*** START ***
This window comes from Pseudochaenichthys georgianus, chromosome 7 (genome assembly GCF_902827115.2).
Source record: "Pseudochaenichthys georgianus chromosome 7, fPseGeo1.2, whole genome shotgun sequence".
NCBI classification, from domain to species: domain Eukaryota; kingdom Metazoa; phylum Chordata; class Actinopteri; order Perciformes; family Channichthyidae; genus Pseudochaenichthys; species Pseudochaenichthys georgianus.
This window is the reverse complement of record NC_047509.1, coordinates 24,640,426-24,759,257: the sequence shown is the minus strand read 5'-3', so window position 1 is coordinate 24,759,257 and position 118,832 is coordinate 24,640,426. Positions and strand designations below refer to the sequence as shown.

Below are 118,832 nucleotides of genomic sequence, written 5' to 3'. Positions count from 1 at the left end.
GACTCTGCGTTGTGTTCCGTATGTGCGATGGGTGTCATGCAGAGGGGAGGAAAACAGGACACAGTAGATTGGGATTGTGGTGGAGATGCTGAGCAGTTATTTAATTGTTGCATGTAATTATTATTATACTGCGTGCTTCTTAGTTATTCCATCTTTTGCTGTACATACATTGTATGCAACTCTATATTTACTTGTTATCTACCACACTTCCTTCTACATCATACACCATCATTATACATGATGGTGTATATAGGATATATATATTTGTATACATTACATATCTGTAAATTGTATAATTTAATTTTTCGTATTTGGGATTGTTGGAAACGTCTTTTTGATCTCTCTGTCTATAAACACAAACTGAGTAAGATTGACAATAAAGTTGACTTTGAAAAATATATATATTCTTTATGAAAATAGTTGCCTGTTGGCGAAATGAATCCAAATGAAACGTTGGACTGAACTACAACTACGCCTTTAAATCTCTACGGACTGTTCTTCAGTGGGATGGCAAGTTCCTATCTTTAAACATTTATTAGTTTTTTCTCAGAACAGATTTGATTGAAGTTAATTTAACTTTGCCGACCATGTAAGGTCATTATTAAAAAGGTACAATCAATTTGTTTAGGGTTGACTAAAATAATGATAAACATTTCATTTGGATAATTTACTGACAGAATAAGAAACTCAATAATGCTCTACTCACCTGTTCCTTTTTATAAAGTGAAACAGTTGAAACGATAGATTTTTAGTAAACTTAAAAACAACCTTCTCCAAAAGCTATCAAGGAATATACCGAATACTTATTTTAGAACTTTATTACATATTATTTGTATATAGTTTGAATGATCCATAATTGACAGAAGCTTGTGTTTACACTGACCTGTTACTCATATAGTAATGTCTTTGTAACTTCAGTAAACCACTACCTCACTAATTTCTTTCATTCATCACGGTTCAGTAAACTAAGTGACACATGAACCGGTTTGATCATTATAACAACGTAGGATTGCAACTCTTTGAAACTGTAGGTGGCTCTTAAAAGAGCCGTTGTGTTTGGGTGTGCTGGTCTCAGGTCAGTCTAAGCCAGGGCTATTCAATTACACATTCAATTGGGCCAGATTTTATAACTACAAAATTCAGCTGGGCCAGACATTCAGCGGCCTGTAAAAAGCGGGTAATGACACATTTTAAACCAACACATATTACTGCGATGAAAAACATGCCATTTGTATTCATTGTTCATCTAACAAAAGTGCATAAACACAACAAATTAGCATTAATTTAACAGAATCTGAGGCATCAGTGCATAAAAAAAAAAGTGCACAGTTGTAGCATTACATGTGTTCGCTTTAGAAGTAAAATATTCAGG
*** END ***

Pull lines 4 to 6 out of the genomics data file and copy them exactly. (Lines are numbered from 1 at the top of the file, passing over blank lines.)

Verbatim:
This window is the reverse complement of record NC_047509.1, coordinates 24,640,426-24,759,257: the sequence shown is the minus strand read 5'-3', so window position 1 is coordinate 24,759,257 and position 118,832 is coordinate 24,640,426. Positions and strand designations below refer to the sequence as shown.

Below are 118,832 nucleotides of genomic sequence, written 5' to 3'. Positions count from 1 at the left end.
GACTCTGCGTTGTGTTCCGTATGTGCGATGGGTGTCATGCAGAGGGGAGGAAAACAGGACACAGTAGATTGGGATTGTGGTGGAGATGCTGAGCAGTTATTTAATTGTTGCATGTAATTATTATTATACTGCGTGCTTCTTAGTTATTCCATCTTTTGCTGTACATACATTGTATGCAACTCTATATTTACTTGTTATCTACCACACTTCCTTCTACATCATACACCATCATTATACATGATGGTGTATATAGGATATATATATTTGTATACATTACATATCTGTAAATTGTATAATTTAATTTTTCGTATTTGGGATTGTTGGAAACGTCTTTTTGATCTCTCTGTCTATAAACACAAACTGAGTAAGATTGACAATAAAGTTGACTTTGAAAAATATATATATTCTTTATGAAAATAGTTGCCTGTTGGCGAAATGAATCCAAATGAAACGTTGGACTGAACTACAACTACGCCTTTAAATCTCTACGGACTGTTCTTCAGTGGGATGGCAAGTTCCTATCTTTAAACATTTATTAGTTTTTTCTCAGAACAGATTTGATTGAAGTTAATTTAACTTTGCCGACCATGTAAGGTCATTATTAAAAAGGTACAATCAATTTGTTTAGGGTTGACTAAAATAATGATAAACATTTCATTTGGATAATTTACTGACAGAATAAGAAACTCAATAATGCTCTACTCACCTGTTCCTTTTTATAAAGTGAAACAGTTGAAACGATAGATTTTTAGTAAACTTAAAAACAACCTTCTCCAAAAGCTATCAAGGAATATACCGAATACTTATTTTAGAACTTTATTACATATTATTTGTATATAGTTTGAATGATCCATAATTGACAGAAGCTTGTGTTTACACTGACCTGTTACTCATATAGTAATGTCTTTGTAACTTCAGTAAACCACTACCTCACTAATTTCTTTCATTCATCACGGTTCAGTAAACTAAGTGACACATGAACCGGTTTGATCATTATAACAACGTAGGATTGCAACTCTTTGAAACTGTAGGTGGCTCTTAAAAGAGCCGTTGTGTTTGGGTGTGCTGGTCTCAGGTCAGTCTAAGCCAGGGCTATTCAATTACACATTCAATTGGGCCAGATTTTATAACTACAAAATTCAGCTGGGCCAGACATTCAGCGGCCTGTAAAAAGCGGGTAATGACACATTTTAAACCAACACATATTACTGCGATGAAAAACATGCCATTTGTATTCATTGTTCATCTAACAAAAGTGCATAAACACAACAAATTAGCATTAATTTAACAGAATCTGAGGCATCAGTGCATAAAAAAAAAAGTGCACAGTTGTAGCATTACATGTGTTCGCTTTAGAAGTAAAATATTCAGG